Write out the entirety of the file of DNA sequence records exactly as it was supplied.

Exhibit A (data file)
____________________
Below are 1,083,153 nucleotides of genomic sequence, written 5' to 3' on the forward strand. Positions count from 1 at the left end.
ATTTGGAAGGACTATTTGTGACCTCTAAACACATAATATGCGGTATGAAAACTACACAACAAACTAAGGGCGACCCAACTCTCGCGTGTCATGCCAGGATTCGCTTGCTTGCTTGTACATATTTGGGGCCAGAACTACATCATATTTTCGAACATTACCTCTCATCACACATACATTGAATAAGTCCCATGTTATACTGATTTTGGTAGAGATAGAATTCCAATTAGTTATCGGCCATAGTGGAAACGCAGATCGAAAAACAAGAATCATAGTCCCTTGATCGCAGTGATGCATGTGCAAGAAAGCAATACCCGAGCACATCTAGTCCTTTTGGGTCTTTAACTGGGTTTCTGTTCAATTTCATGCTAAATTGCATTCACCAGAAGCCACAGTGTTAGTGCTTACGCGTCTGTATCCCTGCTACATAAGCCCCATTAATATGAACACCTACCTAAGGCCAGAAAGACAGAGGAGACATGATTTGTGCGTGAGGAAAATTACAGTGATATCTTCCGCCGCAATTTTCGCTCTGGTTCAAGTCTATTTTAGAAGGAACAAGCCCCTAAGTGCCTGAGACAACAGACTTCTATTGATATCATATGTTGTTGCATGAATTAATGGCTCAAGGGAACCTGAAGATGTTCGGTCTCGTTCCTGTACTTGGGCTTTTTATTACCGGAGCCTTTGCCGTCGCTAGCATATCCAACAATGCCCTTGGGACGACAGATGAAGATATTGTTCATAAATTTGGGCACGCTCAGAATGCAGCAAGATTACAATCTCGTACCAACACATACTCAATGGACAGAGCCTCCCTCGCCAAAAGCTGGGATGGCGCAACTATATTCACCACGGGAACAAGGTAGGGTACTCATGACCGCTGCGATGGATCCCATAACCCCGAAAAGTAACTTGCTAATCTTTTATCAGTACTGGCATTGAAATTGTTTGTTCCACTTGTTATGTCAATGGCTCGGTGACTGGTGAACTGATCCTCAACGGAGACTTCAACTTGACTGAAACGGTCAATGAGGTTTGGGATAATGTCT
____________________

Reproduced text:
Below are 1,083,153 nucleotides of genomic sequence, written 5' to 3' on the forward strand. Positions count from 1 at the left end.
ATTTGGAAGGACTATTTGTGACCTCTAAACACATAATATGCGGTATGAAAACTACACAACAAACTAAGGGCGACCCAACTCTCGCGTGTCATGCCAGGATTCGCTTGCTTGCTTGTACATATTTGGGGCCAGAACTACATCATATTTTCGAACATTACCTCTCATCACACATACATTGAATAAGTCCCATGTTATACTGATTTTGGTAGAGATAGAATTCCAATTAGTTATCGGCCATAGTGGAAACGCAGATCGAAAAACAAGAATCATAGTCCCTTGATCGCAGTGATGCATGTGCAAGAAAGCAATACCCGAGCACATCTAGTCCTTTTGGGTCTTTAACTGGGTTTCTGTTCAATTTCATGCTAAATTGCATTCACCAGAAGCCACAGTGTTAGTGCTTACGCGTCTGTATCCCTGCTACATAAGCCCCATTAATATGAACACCTACCTAAGGCCAGAAAGACAGAGGAGACATGATTTGTGCGTGAGGAAAATTACAGTGATATCTTCCGCCGCAATTTTCGCTCTGGTTCAAGTCTATTTTAGAAGGAACAAGCCCCTAAGTGCCTGAGACAACAGACTTCTATTGATATCATATGTTGTTGCATGAATTAATGGCTCAAGGGAACCTGAAGATGTTCGGTCTCGTTCCTGTACTTGGGCTTTTTATTACCGGAGCCTTTGCCGTCGCTAGCATATCCAACAATGCCCTTGGGACGACAGATGAAGATATTGTTCATAAATTTGGGCACGCTCAGAATGCAGCAAGATTACAATCTCGTACCAACACATACTCAATGGACAGAGCCTCCCTCGCCAAAAGCTGGGATGGCGCAACTATATTCACCACGGGAACAAGGTAGGGTACTCATGACCGCTGCGATGGATCCCATAACCCCGAAAAGTAACTTGCTAATCTTTTATCAGTACTGGCATTGAAATTGTTTGTTCCACTTGTTATGTCAATGGCTCGGTGACTGGTGAACTGATCCTCAACGGAGACTTCAACTTGACTGAAACGGTCAATGAGGTTTGGGATAATGTCT